Dell R820/VMware compatability

Bill Courtney
Bill Courtney used Ask the Experts™

I am looking at the VMWare HCL. We have Dell R820s with Xeon E5-4640 v2 processors.
The processors are a go for 6.7.x but the host itself is not. Is it likely the motherboard itself
is keeping the 820 off the list??

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There are TWO questions implied here:

1. Is it supported?  Obvious answer is no.
2. Will it work? That is a little trickier, but I would guess it would run just fine. Realistically, you would need to test it to be sure though. Fortunately, it is pretty easy to obtain a free version, which is adequate for testing purposes.

So, my advice would be to grab a copy, try installing it, and see what happens. If it installs and seems to work it is almost certain to be fine, but for production work I would advise more extensive testing; load up a heap of VMs and thrash them for a few days with a heap of file copies, CPU benchmarks, VM migrations and whatever else you can throw at it.

The problematic areas are typically the NIC and RAID card, these will block installation if no drivers are supplied in the native image. It is possible to add drivers, if they exist, but it gets a bit tricky.
System Engineer Datacenter Solutions
I think the main problem is, compatibility is not automatically verified be VMware, but vendors have to test and certify their hardware.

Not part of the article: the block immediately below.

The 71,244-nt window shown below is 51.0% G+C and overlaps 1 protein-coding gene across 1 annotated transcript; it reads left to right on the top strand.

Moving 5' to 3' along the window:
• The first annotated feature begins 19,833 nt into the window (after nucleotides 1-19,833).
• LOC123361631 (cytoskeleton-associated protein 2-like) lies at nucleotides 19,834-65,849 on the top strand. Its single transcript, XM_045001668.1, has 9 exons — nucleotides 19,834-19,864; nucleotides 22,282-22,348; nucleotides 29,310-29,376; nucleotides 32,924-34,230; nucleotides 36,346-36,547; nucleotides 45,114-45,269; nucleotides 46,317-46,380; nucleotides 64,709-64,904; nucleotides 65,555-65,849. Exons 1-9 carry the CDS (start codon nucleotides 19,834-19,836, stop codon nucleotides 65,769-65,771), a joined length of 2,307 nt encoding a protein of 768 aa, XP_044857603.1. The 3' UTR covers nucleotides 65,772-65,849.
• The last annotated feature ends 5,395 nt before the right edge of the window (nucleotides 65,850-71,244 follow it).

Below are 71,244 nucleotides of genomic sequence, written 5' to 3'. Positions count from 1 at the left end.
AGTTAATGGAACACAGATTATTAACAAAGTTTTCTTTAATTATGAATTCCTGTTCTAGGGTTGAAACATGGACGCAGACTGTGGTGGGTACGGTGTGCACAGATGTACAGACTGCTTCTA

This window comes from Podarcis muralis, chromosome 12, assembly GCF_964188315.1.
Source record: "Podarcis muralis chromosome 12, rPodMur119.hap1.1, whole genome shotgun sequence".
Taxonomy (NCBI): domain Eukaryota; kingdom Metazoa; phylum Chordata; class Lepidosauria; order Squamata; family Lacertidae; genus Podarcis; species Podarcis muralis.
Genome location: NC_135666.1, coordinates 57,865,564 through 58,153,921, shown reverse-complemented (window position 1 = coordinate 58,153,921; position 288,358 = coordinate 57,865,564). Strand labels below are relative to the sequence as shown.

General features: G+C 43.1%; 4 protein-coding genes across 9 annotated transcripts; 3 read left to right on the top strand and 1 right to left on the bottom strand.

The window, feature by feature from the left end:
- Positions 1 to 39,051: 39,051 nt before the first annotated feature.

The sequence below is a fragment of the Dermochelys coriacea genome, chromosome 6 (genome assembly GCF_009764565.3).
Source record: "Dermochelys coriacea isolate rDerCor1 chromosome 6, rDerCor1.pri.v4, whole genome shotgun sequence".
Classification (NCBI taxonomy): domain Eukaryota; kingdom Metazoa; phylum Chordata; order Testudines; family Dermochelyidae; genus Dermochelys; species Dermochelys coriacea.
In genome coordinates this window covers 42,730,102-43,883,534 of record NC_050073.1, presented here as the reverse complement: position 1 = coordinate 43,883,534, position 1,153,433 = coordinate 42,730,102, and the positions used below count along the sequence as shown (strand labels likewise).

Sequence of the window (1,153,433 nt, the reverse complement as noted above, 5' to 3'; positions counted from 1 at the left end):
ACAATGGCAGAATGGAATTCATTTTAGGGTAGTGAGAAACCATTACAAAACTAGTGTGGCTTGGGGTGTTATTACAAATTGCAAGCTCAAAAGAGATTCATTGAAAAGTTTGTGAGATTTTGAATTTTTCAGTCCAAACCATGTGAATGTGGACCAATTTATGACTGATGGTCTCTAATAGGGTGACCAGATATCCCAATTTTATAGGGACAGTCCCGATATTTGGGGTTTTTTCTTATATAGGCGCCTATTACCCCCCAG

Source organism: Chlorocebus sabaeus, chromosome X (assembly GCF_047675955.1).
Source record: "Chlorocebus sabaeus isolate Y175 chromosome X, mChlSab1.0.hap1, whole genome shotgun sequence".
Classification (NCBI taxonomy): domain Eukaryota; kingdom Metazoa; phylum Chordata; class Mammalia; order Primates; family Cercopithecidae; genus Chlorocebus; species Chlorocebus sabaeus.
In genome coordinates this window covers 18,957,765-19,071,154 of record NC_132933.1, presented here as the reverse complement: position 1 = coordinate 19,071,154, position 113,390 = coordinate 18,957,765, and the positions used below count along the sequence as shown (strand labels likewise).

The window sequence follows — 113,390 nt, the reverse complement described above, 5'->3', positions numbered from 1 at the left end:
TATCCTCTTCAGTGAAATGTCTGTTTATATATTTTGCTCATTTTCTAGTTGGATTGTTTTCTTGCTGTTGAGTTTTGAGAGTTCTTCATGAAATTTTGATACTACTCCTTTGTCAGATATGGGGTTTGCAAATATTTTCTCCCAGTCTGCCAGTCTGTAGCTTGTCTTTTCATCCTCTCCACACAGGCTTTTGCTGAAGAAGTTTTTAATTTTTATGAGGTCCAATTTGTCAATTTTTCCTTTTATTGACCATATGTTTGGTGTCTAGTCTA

As the DELL Gen12 Servers are now in market for over 5 years, and replaced in sale with gen 13 servers since 2014, DELL will not put much energy in certifying Gen12 for vSphere 6.7

Beside CPU compatibility, you should verify NIC and RAID Controller compatibility:

In the VMware HCL are also the recommended tested Driver and Firmware versions.
Andrew Hancock (VMware vExpert / EE Fellow)VMware and Virtualization Consultant
Fellow 2018
Expert of the Year 2017

Is it likely the motherboard itself
is keeping the 820 off the list??

or Dell/VMware want you to purchase a new server!

Install ESXi 6.7 on it, and TEST, TEST, TEST and when you finished TESTING do some more testing.

Also you need to assess the RISK, if you need support with VMware, if you have any issues, because usually they'll not support you, e.g. answer your support call (if they found out or work it out!).

if you were using FREE ESXi - then does it matter ?

So these are Risks you need to manage for your organisation.

We have many clients, that do not use Certified Hardware, and ESXi is working fine, but those Clients, also choose not to have VMware Support! (with VMware)

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